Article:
Gulliver's Travels Into Several Remote Nations Of The World
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Jonathan Swift's Famous Book, Illustrated By Arthur Rackham

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8               GULLIVER'S TRAVELS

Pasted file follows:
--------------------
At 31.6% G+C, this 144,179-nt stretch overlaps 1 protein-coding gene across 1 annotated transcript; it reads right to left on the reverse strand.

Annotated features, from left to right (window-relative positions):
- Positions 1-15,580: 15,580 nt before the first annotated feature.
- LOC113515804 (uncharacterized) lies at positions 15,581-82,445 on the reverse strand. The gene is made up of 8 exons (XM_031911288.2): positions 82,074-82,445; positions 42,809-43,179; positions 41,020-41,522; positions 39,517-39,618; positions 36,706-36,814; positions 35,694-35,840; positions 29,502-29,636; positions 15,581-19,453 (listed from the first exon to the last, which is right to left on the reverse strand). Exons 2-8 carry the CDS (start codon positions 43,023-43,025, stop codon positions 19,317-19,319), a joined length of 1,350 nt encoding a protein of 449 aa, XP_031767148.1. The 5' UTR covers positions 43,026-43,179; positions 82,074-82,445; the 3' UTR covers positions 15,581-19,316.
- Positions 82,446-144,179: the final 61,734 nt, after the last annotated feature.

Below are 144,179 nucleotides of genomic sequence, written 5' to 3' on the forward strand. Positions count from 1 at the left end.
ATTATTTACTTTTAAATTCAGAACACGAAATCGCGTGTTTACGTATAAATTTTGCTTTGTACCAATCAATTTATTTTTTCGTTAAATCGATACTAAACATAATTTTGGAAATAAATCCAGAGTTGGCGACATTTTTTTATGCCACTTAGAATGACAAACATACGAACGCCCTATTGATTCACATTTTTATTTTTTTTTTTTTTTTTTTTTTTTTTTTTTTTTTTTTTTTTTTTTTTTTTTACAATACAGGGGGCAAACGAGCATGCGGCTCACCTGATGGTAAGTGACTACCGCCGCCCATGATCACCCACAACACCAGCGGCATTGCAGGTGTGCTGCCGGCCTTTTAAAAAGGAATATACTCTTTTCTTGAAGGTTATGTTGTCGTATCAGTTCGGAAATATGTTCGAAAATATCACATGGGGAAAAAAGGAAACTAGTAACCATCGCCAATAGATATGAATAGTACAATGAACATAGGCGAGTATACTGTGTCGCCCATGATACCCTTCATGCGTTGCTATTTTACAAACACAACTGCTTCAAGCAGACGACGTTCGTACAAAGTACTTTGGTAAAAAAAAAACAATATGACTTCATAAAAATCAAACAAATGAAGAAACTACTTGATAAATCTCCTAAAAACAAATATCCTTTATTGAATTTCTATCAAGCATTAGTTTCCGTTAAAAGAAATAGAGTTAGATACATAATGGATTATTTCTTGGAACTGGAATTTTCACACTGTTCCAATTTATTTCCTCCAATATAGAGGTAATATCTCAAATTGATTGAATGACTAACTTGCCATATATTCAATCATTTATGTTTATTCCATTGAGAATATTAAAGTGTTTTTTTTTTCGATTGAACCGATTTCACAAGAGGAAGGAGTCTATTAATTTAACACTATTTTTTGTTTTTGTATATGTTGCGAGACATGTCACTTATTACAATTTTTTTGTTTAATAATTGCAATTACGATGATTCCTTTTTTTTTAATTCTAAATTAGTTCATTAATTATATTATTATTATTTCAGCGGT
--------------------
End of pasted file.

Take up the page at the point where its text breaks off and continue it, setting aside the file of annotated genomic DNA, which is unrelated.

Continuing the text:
a dozen of his retinue. And producing his credentials under the Signet Royal, which he applied close to my eyes, spoke about ten minutes, without any signs of anger, but with a kind of determinate resolution; often pointing forwards, which, as I afterwards found, was towards the capital city, about half a mile distant, whither, it was agreed by his Majesty in council, that I must be conveyed. I answered in few words, but to no purpose, and made a sign with my hand that was loose, putting it to the other (but over his Excellency's head, for fear of hurting him or his train) and then to my own head and body, to signify that I desired my liberty. It appeared that he understood me well enough, for he shook his head by way of disappro­bation, and held his hand in a posture, to shew that I must be carried as a prisoner. However, he made other signs to let me understand that I should have meat and drink enough, and very good treatment. Whereupon I once more thought of attempting to break my bonds; but again, when I felt the smart of their arrows, upon my face and hands, which were all in blisters, and many of the darts still sticking in them; and observing likewise that the number of my enemies increased, I gave tokens, to let them know that they might do with me what they pleased. xUpon this, the Hurgo and his train withdrew, with much civility and cheerful countenances. Soon after, I heard a general shout, with frequent repetitions of the words, Peplom selan, and I felt great numbers of people on my left side, relaxing the cords to such a degree, that I was able to turn upon my right. But before this, they had daubed my face, and both my hands, with a sort of oint­ment very pleasant to the smell, which in a few minutes removed all the smart of their arrows. These circum­stances, added to the refreshment I had received by their victuals and drink, which were very nourishing, disposed me to sleep. I slept about eight hours, as I was afterwards assured; and it was no wonder, for the physicians, by the
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